EscapeBlog

Do You Have the Right to Moonlight?

October 16th, 2009
moonlighting

Image by c@rljones via Flickr

That may sound like a silly question — especially if you need a second (or third) job to pay your bills. However, many companies reserve the right to control whether their employees can earn extra income after hours.

Workforce Management presents the employer’s side of the debate — starting off with the fact that companies are legally entitled to fire workers if second jobs affect their ability to be “present, prompt, and prepared” at their primary jobs.

I strongly believe that you have the right to a life (and even revenue streams) beyond your cubicle. But I don’t dispute most of the points in the article.  In my book, I recommend a strategy of “ethical moonlighting.”  This means ensuring that your second job (or side business)  never prevents you from doing your day job well — and never puts you at risk of violating your employment contract (including non-compete clauses).

But today’s typical day job is incredibly demanding. For most people I know, the demand to be “present, prompt, and prepared” for work doesn’t end at 5:00 pm. Does an employer have the right to require you to be fully devoted 24/7 — especially if they’re not paying you enough to live comfortably?

No way. You have a right to time of your own to pursue your passions outside of work. Many corporate escapees have used the “ethical moonlighting” strategy to get new businesses or careers off the ground before they quit their day jobs.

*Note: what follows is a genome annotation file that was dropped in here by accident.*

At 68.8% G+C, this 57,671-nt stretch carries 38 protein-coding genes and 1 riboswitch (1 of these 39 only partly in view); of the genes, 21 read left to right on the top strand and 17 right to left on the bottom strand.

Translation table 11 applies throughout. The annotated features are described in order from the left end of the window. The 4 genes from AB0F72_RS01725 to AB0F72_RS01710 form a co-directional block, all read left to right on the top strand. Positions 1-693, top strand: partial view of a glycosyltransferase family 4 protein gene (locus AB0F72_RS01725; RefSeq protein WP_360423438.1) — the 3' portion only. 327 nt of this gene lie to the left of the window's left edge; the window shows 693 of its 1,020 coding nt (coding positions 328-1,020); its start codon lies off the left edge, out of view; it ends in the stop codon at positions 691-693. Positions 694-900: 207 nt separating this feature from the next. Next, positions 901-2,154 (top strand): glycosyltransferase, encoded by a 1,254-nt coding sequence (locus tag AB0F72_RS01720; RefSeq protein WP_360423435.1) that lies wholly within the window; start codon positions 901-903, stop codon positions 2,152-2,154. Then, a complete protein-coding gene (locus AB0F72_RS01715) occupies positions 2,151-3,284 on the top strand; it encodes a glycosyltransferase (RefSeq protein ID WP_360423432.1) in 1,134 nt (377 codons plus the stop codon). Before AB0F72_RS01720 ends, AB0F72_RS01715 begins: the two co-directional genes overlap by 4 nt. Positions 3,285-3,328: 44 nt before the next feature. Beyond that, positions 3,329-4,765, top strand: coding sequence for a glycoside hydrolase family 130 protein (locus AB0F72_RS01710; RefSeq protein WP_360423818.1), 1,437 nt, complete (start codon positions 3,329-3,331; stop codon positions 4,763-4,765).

As long as you’re not cheating your employer out of an honest day’s work (or conducting shady business like stealing clients or consulting for competitors), you shouldn’t feel guilty about it. After all, guilt won’t stop your employer from laying people off to reduce expenses and ensure the company’s future. You have to be looking out for your future too.

The trickiest part is figuring out where to draw the line between doing your day job well enough and sacrificing your entire life to make your bosses happy. Then again, I suppose that’s a challenge for pretty much everybody that works for someone else — whether you’re a moonlighter or not.

The Workforce Management article provides a petty good summation of Human Resources perspectives  on moonlighting. If you’re going to moonlight, it’s good to know what your corporate overlords might be watching for so you can avoid HR hassles and keep your job until you’re ready to leave it.

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Jeremy

If someone else can control your after hours telling you that you can’t make any more money you need get a new jobby job, or set yourself free by working for yourself
We live in the best country in the world, people deserve to strive to do their best!

Moonlighting

Everyone has right to live as he wants. Doing a second job is not a crime. If someone has an ability to earn extra money in a decent way without cheating to his first employer, then it’s right thing.

By managing your time, IMO the best way to be a moonlighter is to work from home as freelancer through legitimate online markets which give you sense of freedom.

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